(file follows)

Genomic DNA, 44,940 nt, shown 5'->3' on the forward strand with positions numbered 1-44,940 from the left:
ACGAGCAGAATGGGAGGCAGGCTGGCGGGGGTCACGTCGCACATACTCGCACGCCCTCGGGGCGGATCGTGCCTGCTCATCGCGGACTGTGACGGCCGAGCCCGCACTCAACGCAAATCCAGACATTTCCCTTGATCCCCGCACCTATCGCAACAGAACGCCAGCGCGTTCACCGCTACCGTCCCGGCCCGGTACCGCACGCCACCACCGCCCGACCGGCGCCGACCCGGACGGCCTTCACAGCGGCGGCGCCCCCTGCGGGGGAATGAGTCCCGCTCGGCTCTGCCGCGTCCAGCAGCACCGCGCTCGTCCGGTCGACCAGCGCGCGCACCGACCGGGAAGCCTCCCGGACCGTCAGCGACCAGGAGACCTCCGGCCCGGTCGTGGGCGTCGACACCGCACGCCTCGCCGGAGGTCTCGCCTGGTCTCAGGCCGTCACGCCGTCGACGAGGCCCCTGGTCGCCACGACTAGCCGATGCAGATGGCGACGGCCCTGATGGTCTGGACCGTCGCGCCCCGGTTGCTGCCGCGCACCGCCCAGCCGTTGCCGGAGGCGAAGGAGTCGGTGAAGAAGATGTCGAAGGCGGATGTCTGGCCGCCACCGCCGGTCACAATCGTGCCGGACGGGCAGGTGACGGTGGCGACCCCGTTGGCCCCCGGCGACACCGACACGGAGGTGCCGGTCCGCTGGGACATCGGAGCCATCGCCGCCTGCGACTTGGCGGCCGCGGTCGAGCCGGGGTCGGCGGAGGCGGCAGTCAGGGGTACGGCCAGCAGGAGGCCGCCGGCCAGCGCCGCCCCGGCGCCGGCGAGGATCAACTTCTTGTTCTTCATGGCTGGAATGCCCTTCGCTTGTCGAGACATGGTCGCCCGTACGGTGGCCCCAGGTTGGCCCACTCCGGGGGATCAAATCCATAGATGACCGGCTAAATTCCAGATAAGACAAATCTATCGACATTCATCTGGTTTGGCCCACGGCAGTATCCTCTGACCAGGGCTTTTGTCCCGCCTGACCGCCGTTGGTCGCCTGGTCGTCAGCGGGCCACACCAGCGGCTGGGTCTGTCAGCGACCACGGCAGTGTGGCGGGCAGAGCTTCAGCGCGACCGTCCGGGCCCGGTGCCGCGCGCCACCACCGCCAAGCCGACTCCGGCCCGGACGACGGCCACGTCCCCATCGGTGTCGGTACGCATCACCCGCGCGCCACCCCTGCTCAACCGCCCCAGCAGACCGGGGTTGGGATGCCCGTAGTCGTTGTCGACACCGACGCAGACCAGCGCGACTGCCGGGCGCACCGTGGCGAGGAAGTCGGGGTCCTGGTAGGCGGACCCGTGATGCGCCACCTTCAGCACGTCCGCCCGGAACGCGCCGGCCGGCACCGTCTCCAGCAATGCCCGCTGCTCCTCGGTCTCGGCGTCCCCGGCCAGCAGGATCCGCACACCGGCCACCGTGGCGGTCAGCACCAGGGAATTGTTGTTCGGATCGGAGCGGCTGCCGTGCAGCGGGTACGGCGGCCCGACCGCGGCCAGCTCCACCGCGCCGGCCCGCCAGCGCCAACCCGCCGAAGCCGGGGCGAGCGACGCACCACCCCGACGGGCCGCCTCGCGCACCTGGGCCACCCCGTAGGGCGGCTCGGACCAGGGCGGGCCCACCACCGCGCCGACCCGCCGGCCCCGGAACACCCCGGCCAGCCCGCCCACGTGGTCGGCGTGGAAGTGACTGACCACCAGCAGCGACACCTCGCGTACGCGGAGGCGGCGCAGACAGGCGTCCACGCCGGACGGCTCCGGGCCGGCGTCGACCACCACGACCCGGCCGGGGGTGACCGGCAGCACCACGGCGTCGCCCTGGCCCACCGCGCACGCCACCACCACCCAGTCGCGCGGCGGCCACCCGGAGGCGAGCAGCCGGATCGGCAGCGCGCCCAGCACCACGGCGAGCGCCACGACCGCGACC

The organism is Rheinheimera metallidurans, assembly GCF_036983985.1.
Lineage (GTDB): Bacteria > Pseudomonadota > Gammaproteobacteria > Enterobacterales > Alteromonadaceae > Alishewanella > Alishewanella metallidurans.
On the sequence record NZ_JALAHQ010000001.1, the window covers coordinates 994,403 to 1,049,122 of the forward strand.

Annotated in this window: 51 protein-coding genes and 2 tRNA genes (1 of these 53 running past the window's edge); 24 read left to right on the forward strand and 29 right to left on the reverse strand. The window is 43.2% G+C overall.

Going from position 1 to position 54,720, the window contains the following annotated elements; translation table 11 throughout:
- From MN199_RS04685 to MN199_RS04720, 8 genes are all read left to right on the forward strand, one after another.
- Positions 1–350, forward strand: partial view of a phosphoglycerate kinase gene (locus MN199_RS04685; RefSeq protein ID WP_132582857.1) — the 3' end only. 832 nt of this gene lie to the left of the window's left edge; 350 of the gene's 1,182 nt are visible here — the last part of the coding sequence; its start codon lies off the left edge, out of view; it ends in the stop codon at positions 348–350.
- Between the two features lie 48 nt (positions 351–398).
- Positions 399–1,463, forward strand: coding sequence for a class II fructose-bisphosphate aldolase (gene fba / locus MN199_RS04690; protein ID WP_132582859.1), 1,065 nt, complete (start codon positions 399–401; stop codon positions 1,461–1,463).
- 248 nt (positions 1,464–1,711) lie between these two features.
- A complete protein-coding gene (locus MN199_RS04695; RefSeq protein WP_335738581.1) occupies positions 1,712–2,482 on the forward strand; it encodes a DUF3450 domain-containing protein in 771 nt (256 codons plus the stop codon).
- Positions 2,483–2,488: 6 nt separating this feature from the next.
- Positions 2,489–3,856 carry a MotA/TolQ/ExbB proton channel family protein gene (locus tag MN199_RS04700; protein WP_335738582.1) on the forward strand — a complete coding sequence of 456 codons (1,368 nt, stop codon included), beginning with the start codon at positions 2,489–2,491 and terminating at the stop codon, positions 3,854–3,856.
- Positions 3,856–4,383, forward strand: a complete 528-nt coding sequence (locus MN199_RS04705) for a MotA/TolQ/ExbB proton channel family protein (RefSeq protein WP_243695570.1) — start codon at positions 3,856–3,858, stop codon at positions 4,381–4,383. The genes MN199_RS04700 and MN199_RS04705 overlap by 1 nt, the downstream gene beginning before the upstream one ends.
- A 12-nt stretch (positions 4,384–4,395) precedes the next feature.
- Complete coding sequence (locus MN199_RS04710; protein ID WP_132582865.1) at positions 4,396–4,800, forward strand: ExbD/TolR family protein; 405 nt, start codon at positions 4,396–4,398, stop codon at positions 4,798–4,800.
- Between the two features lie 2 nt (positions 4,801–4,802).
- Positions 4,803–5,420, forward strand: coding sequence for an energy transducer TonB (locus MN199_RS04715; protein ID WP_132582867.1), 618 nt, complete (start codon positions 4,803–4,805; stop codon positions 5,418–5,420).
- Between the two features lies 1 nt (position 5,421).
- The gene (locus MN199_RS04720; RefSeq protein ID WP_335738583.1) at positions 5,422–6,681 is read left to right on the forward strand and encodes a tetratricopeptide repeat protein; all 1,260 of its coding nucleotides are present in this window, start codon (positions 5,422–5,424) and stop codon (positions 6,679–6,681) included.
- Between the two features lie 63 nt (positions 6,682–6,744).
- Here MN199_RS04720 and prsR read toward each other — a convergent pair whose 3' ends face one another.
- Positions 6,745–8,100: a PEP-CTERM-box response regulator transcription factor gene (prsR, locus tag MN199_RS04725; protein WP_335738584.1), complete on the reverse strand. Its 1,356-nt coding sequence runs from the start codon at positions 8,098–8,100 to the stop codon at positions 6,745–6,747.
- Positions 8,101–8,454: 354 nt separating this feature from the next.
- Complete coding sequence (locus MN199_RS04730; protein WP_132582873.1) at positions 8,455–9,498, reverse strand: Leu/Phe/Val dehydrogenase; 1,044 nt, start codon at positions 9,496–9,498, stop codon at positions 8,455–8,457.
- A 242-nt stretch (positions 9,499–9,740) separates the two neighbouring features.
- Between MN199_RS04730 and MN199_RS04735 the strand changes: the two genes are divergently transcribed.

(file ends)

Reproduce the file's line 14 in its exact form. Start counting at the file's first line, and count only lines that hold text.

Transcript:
- Positions 2,483–2,488: 6 nt separating this feature from the next.